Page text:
Dear Friends and Family,
We arrived in beautiful South Africa! Although we were sad to leave India and all of the amazing people we met along the way, the group was beyond excited when we finally landed in Cape Town. Our first stop was a stunning small beach town called Muizenberg. We used our time there to adjust to the drastic transition from the bustling city of Delhi, India to the quiet town of Muizenburg. There, we met our wonderful country team: Rose, Nicole, and Nicole’s beautiful daughter Georgie. Our next stop after Muizenburg was Zwelethemba. Zwelethemba is one of South Africa’s former “black only” townships. Despite the abolition of apartheid, townships persist and remain one of the most obvious indicators of the on-going inequalities between white and non-white South Africans. After spending almost a week with our wonderful Zwelethemba homestay families, we transitioned to our next homestay in the city of Cape Town. The next few paragraphs will give you a quick recap of the five incredible weeks of classes, exploring, vacationing, and site visits!
When we arrived in Zwelethemba, we got off the bus, in front of a crèche (a day care center) with our luggage in tow ready to meet our homestay families. We took in our surroundings and noticed a couple of things. First, we noticed that Zwelethemba is a small community surrounded by mountains. Second, we noticed the children. They came in large groups to welcome us and gave us a glimpse of all the fun we would have during our 10 day stay. We played endless games of soccer, ventured into the world of dance aerobics with our fabulous instructor Judy, played with children hanging off of us as if we were tree trunks, and we stuffed ourselves with delicious braai (barbeque) and homemade meals. We spent our last weeks in Bo-Kapp, a largely Muslim neighborhood in Cape Town. The first things that struck out to us were the colorful houses and the daunting hill many of us would have to climb up and go down to to get to school. We realized how old and tight community ties were in the Bo-Kapp and felt even luckier that they invited us into their homes and communities. Between Kapp-Malay meals, homemade doughnuts, coffee shops with various Wi-Fi capacities, and a warm and welcoming community, our time spent in Bo-Kapp will always be memorable. The families that invited us into their homes, the lessons we learned, the places we shared, and stories we traded will make our homestays in both Zwelethemba and Bo-Kapp long lasting in our hearts and minds.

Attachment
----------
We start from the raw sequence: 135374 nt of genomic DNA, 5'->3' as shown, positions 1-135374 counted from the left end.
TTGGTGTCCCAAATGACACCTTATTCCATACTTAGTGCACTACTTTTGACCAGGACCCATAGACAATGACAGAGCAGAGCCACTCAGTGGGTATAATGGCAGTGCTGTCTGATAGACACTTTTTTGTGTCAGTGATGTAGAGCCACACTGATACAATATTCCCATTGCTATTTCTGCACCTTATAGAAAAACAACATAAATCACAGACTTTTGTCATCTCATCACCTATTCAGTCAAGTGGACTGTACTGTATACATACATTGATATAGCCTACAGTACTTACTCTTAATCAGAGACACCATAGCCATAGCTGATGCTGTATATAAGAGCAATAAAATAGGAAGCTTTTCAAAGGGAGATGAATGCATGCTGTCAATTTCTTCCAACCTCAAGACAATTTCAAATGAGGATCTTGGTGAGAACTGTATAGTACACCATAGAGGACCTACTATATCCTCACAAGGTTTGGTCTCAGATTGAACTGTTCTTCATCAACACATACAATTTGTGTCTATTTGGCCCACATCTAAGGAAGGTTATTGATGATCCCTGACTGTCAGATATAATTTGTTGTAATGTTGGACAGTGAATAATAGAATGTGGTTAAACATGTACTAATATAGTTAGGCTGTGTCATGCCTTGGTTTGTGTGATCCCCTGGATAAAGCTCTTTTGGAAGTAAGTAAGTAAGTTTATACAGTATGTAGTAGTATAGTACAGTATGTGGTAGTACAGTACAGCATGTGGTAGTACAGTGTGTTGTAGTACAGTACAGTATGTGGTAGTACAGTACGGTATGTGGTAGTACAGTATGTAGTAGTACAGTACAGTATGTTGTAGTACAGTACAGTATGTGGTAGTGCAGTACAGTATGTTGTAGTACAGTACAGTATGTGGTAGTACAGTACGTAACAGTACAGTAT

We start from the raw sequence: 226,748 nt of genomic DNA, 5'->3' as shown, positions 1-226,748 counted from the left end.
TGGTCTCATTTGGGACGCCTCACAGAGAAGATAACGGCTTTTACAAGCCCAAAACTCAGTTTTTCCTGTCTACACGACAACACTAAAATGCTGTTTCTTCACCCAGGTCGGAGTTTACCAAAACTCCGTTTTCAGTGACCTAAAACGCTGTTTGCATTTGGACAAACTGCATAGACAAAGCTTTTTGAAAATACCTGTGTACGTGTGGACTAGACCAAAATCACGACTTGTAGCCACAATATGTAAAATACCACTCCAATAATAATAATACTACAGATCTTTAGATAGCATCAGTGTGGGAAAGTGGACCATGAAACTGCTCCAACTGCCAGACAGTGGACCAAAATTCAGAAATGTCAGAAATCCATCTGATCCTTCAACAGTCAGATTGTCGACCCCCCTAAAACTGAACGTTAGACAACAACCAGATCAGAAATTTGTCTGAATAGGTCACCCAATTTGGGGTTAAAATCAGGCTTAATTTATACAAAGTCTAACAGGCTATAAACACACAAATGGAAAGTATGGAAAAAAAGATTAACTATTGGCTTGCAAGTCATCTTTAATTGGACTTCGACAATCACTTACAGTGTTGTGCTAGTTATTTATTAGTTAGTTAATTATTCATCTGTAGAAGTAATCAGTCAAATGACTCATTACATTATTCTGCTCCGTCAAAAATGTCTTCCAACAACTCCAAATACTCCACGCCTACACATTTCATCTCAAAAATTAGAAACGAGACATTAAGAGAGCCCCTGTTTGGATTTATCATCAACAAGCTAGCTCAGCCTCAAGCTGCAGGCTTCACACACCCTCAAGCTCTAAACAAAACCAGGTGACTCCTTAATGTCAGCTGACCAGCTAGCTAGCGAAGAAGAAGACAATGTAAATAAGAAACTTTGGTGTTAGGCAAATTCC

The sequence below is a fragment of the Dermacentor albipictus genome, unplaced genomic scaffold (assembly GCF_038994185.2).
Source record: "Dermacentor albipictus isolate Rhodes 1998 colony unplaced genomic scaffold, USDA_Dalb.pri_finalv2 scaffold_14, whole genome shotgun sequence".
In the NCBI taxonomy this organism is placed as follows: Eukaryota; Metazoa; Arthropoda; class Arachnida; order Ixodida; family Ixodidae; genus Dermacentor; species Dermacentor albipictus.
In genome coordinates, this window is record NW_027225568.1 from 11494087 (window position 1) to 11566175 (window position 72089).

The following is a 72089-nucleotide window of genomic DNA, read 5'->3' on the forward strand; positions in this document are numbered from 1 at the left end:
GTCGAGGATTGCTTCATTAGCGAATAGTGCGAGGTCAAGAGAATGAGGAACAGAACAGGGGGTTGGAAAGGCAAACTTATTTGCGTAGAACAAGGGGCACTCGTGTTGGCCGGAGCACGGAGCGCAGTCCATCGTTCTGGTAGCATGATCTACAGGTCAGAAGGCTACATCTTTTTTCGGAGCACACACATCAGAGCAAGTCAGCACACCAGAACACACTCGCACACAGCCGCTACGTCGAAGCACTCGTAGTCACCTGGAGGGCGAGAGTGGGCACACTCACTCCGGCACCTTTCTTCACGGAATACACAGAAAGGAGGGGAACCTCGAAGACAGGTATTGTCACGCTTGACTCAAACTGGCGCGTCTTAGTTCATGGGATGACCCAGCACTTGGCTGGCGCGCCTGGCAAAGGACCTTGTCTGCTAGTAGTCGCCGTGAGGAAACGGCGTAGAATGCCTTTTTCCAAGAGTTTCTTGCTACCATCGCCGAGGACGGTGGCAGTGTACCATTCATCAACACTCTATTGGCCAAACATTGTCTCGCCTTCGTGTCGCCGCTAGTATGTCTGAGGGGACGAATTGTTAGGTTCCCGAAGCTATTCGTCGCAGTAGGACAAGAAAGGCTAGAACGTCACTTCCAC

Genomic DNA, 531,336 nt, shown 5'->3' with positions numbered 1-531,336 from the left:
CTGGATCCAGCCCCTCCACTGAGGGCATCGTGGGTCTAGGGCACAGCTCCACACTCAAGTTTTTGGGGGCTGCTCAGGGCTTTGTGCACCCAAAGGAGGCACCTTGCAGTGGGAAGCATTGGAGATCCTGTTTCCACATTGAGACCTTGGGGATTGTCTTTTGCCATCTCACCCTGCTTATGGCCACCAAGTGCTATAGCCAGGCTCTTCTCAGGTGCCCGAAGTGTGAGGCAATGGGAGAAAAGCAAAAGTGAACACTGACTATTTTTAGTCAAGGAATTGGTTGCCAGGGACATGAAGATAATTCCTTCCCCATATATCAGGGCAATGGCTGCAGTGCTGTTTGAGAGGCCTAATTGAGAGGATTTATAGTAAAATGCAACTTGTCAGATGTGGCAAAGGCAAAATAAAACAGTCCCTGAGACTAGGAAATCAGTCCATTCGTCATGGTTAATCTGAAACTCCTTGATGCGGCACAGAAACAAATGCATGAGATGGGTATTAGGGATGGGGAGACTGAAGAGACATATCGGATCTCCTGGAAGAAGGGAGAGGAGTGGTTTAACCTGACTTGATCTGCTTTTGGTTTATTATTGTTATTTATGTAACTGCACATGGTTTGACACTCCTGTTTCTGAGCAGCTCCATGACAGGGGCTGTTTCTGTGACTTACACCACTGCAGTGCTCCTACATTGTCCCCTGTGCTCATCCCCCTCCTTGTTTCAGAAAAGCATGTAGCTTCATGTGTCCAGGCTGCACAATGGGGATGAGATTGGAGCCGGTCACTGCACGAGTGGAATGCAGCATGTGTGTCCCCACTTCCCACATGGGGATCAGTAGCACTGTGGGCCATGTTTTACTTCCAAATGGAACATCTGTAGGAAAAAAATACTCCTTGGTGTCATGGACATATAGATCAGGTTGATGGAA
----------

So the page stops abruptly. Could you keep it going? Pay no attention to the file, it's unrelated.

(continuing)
In addition to our wonderful homestays, during our time in South Africa, we were fortunate enough to hear the insight of several intellectuals working in various sectors of society. While in Muizenberg, we heard from Tessa Dowling who conducted an IsiXhosa workshop to get us familiar with the language. After an hour of clicks foreign to our American mouths, we were prepared for some basic conversation with our Zwelethemba homestay families. In the Bo Kaap, several of our speakers illuminated the current South Africa landscape and the social reasons behind contemporary realities. Early on, Dr. Zwelethu Jolobe, a political science professor at the University of Cape Town, gave us a comprehensive lecture on the political history of South Africa (including Apartheid), relationships to the Cold War, and how these historical events affect the current South African political climate. Furthermore, we heard from professionals in the healthcare sector who dissected the reasons behind structural violences and stigma that exist today. Forensic psychologist Dr. Larissa Panieri-Peter gave us an invigorating lecture that left us on the edge of our seats. To reveal mental health stigmas, she read a case study of a patient that was very evidently abused by both the medical and judicial systems due to his mental health. Likewise, Dr. Heather Tuffin told a narrative of her experiences working in the rural Eastern Cape and the Western Cape. After unveiling her trials and tribulations, she left us with the following quote: “the system is perfectly designed to achieve the results it gets.” After hearing from these wonderful lecturers, we left with a clearer understanding of how medical education and the rhetoric surrounding disease fail members of the population who need services the most.